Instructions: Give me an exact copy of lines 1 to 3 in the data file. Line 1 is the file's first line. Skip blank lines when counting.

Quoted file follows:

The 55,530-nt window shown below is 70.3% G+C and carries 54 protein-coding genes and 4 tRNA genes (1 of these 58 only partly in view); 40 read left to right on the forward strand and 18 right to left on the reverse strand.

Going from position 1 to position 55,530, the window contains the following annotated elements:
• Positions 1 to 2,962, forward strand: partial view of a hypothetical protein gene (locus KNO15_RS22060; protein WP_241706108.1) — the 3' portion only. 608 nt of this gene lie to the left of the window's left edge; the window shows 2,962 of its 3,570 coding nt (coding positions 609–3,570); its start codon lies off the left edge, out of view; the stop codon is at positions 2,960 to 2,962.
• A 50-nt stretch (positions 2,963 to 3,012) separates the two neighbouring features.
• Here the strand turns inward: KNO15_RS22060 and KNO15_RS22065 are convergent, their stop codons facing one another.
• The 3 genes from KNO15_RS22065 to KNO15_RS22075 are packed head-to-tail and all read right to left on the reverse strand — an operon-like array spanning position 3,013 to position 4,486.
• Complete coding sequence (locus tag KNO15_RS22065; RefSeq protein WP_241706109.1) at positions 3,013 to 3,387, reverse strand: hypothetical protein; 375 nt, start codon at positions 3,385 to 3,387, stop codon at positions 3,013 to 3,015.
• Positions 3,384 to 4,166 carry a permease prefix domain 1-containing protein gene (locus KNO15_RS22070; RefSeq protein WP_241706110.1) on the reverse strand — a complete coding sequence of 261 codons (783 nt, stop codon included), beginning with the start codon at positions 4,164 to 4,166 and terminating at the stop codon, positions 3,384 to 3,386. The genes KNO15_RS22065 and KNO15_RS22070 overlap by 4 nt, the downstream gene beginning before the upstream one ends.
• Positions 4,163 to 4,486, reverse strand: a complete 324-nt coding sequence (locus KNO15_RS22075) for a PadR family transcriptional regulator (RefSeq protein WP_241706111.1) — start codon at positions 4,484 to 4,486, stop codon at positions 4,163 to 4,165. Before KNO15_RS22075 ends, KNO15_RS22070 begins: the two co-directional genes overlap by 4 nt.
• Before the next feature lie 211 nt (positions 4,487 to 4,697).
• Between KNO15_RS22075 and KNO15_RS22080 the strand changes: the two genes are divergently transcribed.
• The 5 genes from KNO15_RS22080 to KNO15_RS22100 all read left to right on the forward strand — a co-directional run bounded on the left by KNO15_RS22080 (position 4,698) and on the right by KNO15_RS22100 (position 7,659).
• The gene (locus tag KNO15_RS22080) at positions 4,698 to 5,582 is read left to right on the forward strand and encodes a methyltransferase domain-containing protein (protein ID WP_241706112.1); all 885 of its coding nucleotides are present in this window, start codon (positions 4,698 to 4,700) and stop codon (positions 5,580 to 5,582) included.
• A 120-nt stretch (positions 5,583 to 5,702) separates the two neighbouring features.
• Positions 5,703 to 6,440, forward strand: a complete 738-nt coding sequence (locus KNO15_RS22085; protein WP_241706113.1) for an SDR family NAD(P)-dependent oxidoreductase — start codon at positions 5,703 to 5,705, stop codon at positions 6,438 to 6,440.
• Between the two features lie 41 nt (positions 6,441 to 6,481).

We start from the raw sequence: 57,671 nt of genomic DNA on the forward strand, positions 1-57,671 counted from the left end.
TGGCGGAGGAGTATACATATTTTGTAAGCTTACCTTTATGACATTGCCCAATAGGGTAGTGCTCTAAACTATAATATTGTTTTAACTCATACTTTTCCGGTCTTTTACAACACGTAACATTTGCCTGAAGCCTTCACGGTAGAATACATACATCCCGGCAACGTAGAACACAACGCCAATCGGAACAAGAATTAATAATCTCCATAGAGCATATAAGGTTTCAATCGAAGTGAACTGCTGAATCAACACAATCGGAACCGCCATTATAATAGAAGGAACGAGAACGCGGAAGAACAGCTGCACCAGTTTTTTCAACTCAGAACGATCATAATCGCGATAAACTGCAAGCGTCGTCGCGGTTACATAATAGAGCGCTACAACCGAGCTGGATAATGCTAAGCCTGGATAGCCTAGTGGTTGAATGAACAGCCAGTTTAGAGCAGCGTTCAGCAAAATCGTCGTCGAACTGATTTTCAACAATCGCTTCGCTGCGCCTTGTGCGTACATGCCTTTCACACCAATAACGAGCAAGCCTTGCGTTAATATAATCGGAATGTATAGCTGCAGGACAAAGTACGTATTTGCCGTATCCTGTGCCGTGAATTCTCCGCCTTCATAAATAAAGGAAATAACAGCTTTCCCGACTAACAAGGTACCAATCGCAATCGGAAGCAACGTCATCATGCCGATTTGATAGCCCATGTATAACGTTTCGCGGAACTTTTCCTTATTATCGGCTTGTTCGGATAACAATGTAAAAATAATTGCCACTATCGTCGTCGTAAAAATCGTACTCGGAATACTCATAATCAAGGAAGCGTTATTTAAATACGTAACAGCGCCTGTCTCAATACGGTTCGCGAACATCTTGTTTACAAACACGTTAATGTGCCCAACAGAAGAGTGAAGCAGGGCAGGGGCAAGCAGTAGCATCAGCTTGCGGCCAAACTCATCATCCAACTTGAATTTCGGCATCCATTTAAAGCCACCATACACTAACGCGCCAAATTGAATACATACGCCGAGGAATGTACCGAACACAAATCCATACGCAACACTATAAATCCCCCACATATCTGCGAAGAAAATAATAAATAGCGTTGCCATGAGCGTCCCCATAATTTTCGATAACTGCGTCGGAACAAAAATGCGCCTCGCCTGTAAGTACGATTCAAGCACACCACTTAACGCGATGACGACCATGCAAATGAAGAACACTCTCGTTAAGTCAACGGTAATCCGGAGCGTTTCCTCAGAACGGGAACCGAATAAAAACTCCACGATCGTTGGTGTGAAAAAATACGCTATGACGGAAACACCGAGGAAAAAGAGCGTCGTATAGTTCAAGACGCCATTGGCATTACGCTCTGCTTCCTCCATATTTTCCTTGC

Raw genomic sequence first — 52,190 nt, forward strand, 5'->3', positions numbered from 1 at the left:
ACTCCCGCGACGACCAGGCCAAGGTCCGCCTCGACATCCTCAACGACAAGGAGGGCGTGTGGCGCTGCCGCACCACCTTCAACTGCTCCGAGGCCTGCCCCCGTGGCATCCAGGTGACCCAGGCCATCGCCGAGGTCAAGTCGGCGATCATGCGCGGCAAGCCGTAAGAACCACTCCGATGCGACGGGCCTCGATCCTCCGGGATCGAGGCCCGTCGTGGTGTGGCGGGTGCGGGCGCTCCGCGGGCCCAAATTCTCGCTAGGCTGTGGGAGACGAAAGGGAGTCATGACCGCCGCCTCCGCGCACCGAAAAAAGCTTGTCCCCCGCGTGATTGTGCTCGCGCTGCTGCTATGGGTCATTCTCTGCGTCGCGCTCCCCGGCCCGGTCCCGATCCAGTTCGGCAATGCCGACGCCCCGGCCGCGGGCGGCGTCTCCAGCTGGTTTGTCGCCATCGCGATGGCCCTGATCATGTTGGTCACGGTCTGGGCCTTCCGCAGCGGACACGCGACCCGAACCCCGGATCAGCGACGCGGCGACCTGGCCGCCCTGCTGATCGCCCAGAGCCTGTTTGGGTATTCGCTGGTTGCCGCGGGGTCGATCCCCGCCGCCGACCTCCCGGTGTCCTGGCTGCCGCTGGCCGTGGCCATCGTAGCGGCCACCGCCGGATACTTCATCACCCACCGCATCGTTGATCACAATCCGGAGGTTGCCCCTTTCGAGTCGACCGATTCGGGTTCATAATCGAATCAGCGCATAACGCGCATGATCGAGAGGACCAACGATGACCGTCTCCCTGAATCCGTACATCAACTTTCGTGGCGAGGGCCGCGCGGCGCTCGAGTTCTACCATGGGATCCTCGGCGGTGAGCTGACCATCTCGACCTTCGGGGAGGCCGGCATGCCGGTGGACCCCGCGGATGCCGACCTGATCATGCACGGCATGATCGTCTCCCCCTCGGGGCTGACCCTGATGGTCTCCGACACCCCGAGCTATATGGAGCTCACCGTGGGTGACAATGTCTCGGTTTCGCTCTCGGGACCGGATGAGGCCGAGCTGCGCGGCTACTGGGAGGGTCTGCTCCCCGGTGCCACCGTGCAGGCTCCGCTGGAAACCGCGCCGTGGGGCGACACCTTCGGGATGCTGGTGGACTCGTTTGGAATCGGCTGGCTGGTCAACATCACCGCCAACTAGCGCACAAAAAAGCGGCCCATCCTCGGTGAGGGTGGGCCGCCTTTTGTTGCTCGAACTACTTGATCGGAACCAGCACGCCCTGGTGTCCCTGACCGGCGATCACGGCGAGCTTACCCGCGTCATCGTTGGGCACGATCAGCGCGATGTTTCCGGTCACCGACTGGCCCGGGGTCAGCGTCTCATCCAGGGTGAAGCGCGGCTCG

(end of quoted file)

The 55,530-nt window shown below is 70.3% G+C and carries 54 protein-coding genes and 4 tRNA genes (1 of these 58 only partly in view); 40 read left to right on the forward strand and 18 right to left on the reverse strand.

Going from position 1 to position 55,530, the window contains the following annotated elements:
• Positions 1 to 2,962, forward strand: partial view of a hypothetical protein gene (locus KNO15_RS22060; protein WP_241706108.1) — the 3' portion only. 608 nt of this gene lie to the left of the window's left edge; the window shows 2,962 of its 3,570 coding nt (coding positions 609–3,570); its start codon lies off the left edge, out of view; the stop codon is at positions 2,960 to 2,962.